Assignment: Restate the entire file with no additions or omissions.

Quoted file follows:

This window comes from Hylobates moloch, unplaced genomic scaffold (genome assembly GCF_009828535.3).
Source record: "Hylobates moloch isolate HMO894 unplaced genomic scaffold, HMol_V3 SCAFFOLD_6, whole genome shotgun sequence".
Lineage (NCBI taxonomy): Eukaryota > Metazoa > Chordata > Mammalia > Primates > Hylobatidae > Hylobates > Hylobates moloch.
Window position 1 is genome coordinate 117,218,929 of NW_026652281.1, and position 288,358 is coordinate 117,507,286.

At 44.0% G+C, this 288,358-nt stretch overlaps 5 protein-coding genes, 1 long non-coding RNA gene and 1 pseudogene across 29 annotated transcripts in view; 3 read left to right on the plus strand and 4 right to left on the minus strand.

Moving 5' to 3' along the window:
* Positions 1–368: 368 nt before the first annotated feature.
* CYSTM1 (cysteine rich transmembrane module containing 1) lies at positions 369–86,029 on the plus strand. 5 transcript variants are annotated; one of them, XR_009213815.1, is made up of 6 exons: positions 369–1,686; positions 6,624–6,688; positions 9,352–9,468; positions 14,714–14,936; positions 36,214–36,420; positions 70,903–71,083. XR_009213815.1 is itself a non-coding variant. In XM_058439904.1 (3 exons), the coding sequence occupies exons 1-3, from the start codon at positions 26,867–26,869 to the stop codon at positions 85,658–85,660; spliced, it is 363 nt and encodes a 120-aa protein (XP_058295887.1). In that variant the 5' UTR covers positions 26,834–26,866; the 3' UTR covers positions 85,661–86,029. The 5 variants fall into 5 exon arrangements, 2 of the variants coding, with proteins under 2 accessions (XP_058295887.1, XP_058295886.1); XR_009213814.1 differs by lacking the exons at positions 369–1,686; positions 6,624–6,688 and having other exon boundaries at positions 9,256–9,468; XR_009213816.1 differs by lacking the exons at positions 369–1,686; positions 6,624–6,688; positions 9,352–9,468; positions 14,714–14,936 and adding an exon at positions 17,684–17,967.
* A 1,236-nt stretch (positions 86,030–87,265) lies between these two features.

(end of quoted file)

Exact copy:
This window comes from Hylobates moloch, unplaced genomic scaffold (genome assembly GCF_009828535.3).
Source record: "Hylobates moloch isolate HMO894 unplaced genomic scaffold, HMol_V3 SCAFFOLD_6, whole genome shotgun sequence".
Lineage (NCBI taxonomy): Eukaryota > Metazoa > Chordata > Mammalia > Primates > Hylobatidae > Hylobates > Hylobates moloch.
Window position 1 is genome coordinate 117,218,929 of NW_026652281.1, and position 288,358 is coordinate 117,507,286.

At 44.0% G+C, this 288,358-nt stretch overlaps 5 protein-coding genes, 1 long non-coding RNA gene and 1 pseudogene across 29 annotated transcripts in view; 3 read left to right on the plus strand and 4 right to left on the minus strand.

Moving 5' to 3' along the window:
* Positions 1–368: 368 nt before the first annotated feature.
* CYSTM1 (cysteine rich transmembrane module containing 1) lies at positions 369–86,029 on the plus strand. 5 transcript variants are annotated; one of them, XR_009213815.1, is made up of 6 exons: positions 369–1,686; positions 6,624–6,688; positions 9,352–9,468; positions 14,714–14,936; positions 36,214–36,420; positions 70,903–71,083. XR_009213815.1 is itself a non-coding variant. In XM_058439904.1 (3 exons), the coding sequence occupies exons 1-3, from the start codon at positions 26,867–26,869 to the stop codon at positions 85,658–85,660; spliced, it is 363 nt and encodes a 120-aa protein (XP_058295887.1). In that variant the 5' UTR covers positions 26,834–26,866; the 3' UTR covers positions 85,661–86,029. The 5 variants fall into 5 exon arrangements, 2 of the variants coding, with proteins under 2 accessions (XP_058295887.1, XP_058295886.1); XR_009213814.1 differs by lacking the exons at positions 369–1,686; positions 6,624–6,688 and having other exon boundaries at positions 9,256–9,468; XR_009213816.1 differs by lacking the exons at positions 369–1,686; positions 6,624–6,688; positions 9,352–9,468; positions 14,714–14,936 and adding an exon at positions 17,684–17,967.
* A 1,236-nt stretch (positions 86,030–87,265) lies between these two features.